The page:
Fartleks are a great way to introduce yourself to speedwork. That's right, the funny-sounding word that makes high school runners giggle on the first day of cross country practice can make training fun, while helping you get faster.
Fartlek, a Swedish term meaning speedplay, dates back to 1937, when it was developed by Swedish coach Gosta Holmer as part of Sweden's military training. Fartleks are continuous runs during which you pick up the pace at different times, when you reach specific landmarks, or simply based on how you feel. Distances, speeds, and recovery periods can vary within the same workout.
Fartleks can be used to learn different paces, work on race tactics, respond to other runners' surges, add variety and fun to your training, and as a transition into more formal speedwork. They're a good way to ease back into quality training from an injury and to step back from the psychological intensity of interval workouts on the track. Choose from this menu of fartleks. You can do them on trails, through parks or on the road.
The Classic Fartlek1 of 8
Depending on your ability and level of training, run 3 to 8 miles, changing the pace throughout the run based on how you feel. For this workout, there is no set paces or times; you shouldn't even wear a watch other than to keep track of the total time you're running.
The Classic Aerobic Fartlek2 of 8
A variation of the classic fartlek, run 3 to 8 miles, picking up the pace according to how you feel. All of the speeds used throughout the run should remain aerobic, with the acidosis (lactate) threshold being the fastest speed. Your acidosis threshold is your fastest sustainable aerobic pace, above which lactate accumulates and acidosis develops in your muscles. The pace corresponds to about 20 seconds per mile slower than 5K race pace and should feel comfortably hard.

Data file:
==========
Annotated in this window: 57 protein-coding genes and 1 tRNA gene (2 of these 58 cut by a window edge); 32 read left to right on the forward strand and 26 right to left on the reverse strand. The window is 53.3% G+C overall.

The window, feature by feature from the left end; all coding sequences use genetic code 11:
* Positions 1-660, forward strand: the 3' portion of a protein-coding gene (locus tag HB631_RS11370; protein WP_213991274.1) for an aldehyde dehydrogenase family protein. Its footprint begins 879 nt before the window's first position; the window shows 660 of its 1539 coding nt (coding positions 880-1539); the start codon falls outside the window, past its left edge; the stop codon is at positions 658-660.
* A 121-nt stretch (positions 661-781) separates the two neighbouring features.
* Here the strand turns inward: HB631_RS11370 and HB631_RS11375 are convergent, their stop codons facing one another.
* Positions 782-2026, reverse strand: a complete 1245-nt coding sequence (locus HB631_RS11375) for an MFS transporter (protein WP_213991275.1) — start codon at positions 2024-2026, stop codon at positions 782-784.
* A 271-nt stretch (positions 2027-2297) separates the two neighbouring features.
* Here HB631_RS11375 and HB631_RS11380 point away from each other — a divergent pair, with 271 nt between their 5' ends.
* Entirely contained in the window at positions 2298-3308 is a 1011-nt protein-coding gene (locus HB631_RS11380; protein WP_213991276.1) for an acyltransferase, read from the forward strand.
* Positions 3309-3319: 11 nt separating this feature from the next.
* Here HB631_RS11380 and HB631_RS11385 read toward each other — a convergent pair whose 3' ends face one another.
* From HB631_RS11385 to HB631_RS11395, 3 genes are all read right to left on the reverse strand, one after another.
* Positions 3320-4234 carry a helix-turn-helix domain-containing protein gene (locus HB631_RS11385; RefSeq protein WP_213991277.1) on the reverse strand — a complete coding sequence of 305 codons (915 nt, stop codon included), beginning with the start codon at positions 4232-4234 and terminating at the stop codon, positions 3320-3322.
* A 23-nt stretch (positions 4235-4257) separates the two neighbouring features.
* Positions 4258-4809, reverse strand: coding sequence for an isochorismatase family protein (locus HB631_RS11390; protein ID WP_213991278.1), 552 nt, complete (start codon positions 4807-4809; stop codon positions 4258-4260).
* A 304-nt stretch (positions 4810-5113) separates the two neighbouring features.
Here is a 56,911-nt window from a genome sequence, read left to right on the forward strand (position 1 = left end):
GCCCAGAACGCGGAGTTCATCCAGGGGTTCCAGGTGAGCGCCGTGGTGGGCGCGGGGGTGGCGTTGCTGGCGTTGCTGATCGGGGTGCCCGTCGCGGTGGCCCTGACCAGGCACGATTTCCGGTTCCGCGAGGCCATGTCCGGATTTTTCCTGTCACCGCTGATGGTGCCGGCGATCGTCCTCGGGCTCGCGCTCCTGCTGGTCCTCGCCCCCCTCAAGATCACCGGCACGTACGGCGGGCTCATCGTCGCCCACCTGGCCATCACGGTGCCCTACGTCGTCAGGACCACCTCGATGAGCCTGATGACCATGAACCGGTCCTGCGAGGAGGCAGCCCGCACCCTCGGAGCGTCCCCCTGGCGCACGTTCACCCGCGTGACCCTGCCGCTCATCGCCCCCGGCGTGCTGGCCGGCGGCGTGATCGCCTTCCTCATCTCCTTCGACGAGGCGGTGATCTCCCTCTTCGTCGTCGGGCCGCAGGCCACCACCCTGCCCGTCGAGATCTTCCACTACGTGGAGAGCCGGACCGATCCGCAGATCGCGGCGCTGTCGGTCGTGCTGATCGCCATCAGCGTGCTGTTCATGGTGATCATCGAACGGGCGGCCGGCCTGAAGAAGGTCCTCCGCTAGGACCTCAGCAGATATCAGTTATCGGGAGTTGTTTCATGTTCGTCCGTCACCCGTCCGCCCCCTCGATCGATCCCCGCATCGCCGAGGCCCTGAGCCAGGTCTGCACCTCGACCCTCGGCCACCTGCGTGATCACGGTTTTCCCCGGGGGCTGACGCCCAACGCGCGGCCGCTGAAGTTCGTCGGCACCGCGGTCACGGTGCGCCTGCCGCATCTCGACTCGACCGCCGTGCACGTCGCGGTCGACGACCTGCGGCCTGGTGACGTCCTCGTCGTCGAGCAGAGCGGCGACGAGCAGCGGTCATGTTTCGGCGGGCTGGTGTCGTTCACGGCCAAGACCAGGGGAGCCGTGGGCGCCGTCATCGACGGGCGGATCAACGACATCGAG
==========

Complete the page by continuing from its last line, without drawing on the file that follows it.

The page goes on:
The Classic Anaerobic Fartlek3 of 8
Another variation of the classic fartlek, run 3 to 8 miles, picking up the pace according to how you feel. All of the pick-ups used throughout the run should be anaerobic, all being faster than acidosis threshold pace, with only the recovery periods between pick-ups being aerobic.
The 3-2-1 Fartlek4 of 8
Run 3 to 6 miles, picking up the pace for 3 minutes, 2 minutes, and 1 minute with equal time jog recovery. Repeat this 3-2-1 pattern throughout the run.
The Ladder Fartlek5 of 8
After an adequate warm-up, run 1 minute, 2 minutes, 3 minutes, 4 minutes, and 5 minutes hard with equal time jog recovery. More advanced runners can do two sets.
Variation: For a sprint ladder fartlek, do 3 to 4 sets of a 30-second sprint, 1-minute sprint, 1:30 sprint, and 2-minute sprint with 2 minutes jog recovery.
The Pyramid Fartlek6 of 8
After an adequate warm-up, run 1 minute, 2 minutes, 3 minutes, 4 minutes, 3 minutes, 2 minutes, and 1 minute hard with equal time jog recovery.
Variation: Run 2 minutes, 4 minutes, 5 minutes, 4 minutes, and 2 minutes hard with 3 minutes jog recovery.
Tee to Green7 of 8
On a golf course, starting at the first tee, run hard from the tee to the green, with a jog recovery from the green to the next tee. Run as many holes of the golf course as is reasonable for your ability and fitness level.
If you want to include speedwork in your training without the intimidation of the track, try these fartleks. Not only will you increase your range of running speeds and get faster, you may also begin to giggle every time you hear the word.